An online classroom
The snapshot above is from the online space I use for a Pre-AP English class I teach at EIS. This site is an essential part of how I organize instructional materials and facilitate all of my classes. Although it is not available publicly, students and parents can access the site from home or phone. I have highlighted some of the aspects of the page that I like.
A. The left margin is all business. There are built-in links to other Edline pages for schools, classes, extra curriculars, etc. There are also links for accessing student information, taking attendance, and keeping grades. Edline is a gateway technology for many teachers at EIS. Once they realize the benefits of having an online space, I can get them to explore other web tools. One of the most popular extensions has been from Edline’s MyContent to GoogleDocs, which makes their documents revisable and transferable.
B. Images are always nice. The image above depicts a scene from Toni Morrison’s novel, The Bluest Eye. It is from this site.
C. I like to list some of the essential questions for a unit in the center of the page. The questions are a good reminder for students and for me that the work of understanding literature and rhetoric is really a means to develop our worldviews.
D. At the very least, a class website should provide a calendar to help students manage their responsibilities. The really important part about the Edline calendar is that it is synced with calendars for other classes. Each student can see one calendar with input from all of their classes. Teachers can also see if their assessments are overlapping. (A similar scenario could be achieved using a Google calendar.)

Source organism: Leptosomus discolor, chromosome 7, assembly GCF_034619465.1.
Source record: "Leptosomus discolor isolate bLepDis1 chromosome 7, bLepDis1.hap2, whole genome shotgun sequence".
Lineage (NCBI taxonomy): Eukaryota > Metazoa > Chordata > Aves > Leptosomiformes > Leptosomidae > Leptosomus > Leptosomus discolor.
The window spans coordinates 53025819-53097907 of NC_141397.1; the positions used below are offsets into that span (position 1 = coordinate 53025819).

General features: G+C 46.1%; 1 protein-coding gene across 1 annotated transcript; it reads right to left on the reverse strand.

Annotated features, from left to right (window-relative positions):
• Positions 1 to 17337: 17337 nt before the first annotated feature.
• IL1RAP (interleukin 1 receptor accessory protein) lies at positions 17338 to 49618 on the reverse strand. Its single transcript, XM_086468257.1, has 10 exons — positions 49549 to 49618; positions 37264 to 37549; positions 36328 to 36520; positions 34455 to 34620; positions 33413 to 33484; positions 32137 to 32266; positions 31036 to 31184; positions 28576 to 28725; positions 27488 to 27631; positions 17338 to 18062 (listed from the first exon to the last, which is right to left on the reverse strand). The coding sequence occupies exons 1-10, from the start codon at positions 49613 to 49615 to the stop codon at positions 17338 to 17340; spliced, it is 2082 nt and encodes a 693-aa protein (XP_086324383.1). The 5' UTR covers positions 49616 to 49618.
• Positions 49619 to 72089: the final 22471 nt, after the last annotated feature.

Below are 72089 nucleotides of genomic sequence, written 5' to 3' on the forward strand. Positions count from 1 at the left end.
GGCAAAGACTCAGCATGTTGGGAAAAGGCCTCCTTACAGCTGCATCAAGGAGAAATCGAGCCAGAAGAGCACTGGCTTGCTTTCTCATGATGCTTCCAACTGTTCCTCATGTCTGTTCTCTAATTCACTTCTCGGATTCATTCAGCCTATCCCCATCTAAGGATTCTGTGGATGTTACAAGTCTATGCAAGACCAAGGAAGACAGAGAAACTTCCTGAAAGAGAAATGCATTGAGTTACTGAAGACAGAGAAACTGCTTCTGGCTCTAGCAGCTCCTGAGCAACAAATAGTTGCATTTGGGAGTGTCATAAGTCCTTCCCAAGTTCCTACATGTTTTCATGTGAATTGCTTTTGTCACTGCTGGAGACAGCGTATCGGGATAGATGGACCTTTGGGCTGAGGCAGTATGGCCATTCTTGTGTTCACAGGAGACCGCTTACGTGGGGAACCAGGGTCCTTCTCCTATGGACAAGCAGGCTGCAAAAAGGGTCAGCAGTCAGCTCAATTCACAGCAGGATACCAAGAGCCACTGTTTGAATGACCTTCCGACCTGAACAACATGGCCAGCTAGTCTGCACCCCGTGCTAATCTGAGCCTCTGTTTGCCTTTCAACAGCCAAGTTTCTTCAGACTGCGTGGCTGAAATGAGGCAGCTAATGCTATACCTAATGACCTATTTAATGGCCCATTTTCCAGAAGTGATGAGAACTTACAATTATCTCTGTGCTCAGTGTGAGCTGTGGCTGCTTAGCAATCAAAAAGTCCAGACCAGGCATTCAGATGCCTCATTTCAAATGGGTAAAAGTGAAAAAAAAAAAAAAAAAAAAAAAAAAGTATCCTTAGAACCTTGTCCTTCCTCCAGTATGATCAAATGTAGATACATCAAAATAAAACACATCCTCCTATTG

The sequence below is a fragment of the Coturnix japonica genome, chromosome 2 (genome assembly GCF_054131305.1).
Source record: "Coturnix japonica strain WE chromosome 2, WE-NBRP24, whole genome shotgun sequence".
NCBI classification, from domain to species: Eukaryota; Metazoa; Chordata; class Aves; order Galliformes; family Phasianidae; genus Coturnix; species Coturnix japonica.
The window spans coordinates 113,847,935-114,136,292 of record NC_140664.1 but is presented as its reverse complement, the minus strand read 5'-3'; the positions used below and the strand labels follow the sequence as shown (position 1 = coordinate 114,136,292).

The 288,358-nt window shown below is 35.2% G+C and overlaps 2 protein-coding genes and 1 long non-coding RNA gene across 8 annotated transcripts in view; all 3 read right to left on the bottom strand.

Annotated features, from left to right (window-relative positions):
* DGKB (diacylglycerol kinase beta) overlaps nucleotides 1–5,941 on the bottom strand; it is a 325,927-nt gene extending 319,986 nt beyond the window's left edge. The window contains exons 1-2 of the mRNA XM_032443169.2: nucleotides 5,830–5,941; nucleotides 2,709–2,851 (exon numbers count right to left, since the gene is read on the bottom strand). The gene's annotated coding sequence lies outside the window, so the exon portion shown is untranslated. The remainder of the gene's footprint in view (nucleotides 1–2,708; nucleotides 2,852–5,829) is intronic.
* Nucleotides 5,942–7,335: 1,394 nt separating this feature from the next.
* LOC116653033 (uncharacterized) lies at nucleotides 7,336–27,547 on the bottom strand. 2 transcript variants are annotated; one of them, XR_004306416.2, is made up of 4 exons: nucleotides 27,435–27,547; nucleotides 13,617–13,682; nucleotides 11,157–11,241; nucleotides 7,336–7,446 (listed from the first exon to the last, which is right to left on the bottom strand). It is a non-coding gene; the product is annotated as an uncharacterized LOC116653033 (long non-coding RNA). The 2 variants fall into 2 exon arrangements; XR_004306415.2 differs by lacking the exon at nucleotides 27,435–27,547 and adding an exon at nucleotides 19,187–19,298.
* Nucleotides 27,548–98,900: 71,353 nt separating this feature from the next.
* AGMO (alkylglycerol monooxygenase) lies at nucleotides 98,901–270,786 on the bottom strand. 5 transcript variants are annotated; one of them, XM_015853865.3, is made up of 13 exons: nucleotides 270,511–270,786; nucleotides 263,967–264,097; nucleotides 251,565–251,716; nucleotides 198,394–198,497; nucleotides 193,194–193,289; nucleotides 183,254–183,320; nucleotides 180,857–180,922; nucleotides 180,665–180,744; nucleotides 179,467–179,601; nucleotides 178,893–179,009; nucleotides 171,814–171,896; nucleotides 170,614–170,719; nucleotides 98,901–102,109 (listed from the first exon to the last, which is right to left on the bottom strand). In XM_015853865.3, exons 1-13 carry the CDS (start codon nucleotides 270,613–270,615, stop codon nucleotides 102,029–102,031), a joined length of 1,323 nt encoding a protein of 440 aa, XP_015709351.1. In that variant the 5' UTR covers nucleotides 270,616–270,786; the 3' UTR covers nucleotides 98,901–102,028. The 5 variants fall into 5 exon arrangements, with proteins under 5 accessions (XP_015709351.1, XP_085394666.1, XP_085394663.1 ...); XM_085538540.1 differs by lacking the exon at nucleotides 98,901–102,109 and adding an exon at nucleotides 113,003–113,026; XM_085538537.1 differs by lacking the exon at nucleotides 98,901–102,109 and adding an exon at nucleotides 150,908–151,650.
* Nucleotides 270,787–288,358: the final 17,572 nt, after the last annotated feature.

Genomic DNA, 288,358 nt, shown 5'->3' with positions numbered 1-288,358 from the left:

E. The top part of the right margin is where I publish files for assignments, readings, and rubrics. I use GoogleDocs instead of .doc so that students can download the files and edit them to take notes or complete assignments on their computers. I have also started using GoogleForms for in class assignments and personal reflections. While I usually get frustrated that Edline is not open to the public, the fact that it is private allows me to upload things like AP practice tests and other materials without violating copyrights.
F. This class website is just the starting point for my classes. It is designed more for facilitation than instruction. The links section is the outlet to the web 2.0 tools, like Ning and Twitter, that really get students inquiring and innovating in authentic ways.